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Whatever You Do, Don’t Peck A Fight: Prehistoric Penguin Was Nearly As Tall As Some Men

School field trip found 34-million-year-old fossil of unknown species, say scientists.

The 34-million-year old remains of a giant penguin that would have been 4.7 feet tall, found by schoolkids on a fossil-hunting trip, is of a previously unknown species, scientists have revealed.

A research team from Massey University and Connecticut’s Bruce Museum confirmed that the fossilized remains found by schoolchildren on a fossil-hunting field trip in New Zealand’s Kawhia Harbour in 2006 belonged to a species that was previously unknown to scientists. They named the species “Kairuku waewaeroa,” after the Maori word for “long legs.”

The study, appearing in the Journal of Vertebrate Paleontology, confirmed that this penguin species had roamed New Zealand’s coastline some 34.6 to 27.3 million years ago and would have dwarfed many of the children who discovered it, at an estimated 4.7 feet tall.

The fossilized remains of K. waewaeroa (right), with an illustration (top left) and a size comparison with a modern-day emperor penguin, Aptenodytes forsteri (bottom left). (Journal of Vertebrate Paleontology/Zenger)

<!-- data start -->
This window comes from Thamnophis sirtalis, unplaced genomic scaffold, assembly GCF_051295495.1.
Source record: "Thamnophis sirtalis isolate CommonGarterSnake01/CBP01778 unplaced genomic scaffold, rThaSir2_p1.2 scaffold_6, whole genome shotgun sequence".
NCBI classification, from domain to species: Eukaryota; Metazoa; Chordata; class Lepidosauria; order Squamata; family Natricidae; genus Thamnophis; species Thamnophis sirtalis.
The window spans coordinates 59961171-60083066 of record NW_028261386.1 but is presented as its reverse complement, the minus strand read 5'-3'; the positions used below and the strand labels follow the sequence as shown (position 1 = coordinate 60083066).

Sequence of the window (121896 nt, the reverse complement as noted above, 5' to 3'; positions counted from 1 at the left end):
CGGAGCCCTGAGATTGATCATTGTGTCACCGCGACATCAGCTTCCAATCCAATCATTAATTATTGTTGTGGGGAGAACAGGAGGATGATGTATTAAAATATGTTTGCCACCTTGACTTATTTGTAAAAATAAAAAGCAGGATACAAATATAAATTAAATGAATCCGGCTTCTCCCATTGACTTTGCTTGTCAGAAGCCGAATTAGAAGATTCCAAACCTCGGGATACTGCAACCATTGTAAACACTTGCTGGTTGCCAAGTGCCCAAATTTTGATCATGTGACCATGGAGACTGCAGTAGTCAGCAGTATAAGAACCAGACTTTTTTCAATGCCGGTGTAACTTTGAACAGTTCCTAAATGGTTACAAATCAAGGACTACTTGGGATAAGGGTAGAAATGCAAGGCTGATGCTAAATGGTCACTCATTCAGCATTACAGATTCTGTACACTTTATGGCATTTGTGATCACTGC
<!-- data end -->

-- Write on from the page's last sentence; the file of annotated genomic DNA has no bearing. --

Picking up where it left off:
The researchers used 3D scans to learn more about the ancient creature.

“The penguin is similar to the Kairuku giant penguins first described from Otago but has much longer legs,” said Daniel Thomas, a senior zoology lecturer at Massey’s School of Natural and Computational Sciences. Otago is a region of New Zealand’s south island.

“These longer legs would have made the penguin much taller than other Kairuku while it was walking on land — perhaps around 1.4 meters [4.6 feet] tall — and may have influenced how fast it could swim or how deep it could dive.”

A selection of fossilized bones from the wings of K. waewaeroa. (Journal of Vertebrate Paleontology/Zenger)

“Kairuku waewaeroa is emblematic for so many reasons. The fossil penguin reminds us that we share Zealandia with incredible animal lineages that reach deep into time, and this sharing gives us an important guardianship role,” said Thomas, referring to a recently discovered microcontinent that is almost fully submerged in the South Pacific Ocean.

“The way the fossil penguin was discovered, by children out discovering nature, reminds us of the importance of encouraging future generations to become kaitiaki [guardians],” he said.

The fossilized femora (upper hind limb bones) of K. waewaeroa collected in New Zealand. (Journal of Vertebrate Paleontology/Zenger)

“It’s sort of surreal to know that a discovery we made as kids so many years ago is contributing to academia today,” said Steffan Safey, one of the students who discovered the fossil 15 years ago.

“And it’s a new species even. The existence of giant penguins in New Zealand is scarcely known, so it’s really great to know that the community is continuing to study and learn more about them,” he said.

“It’s thrilling enough to be involved with the discovery of such a large and relatively complete fossil, let alone a new species,” said Esther Dale, another New Zealander in the group that discovered the fossil.

Edited by Siân Speakman and Kristen Butler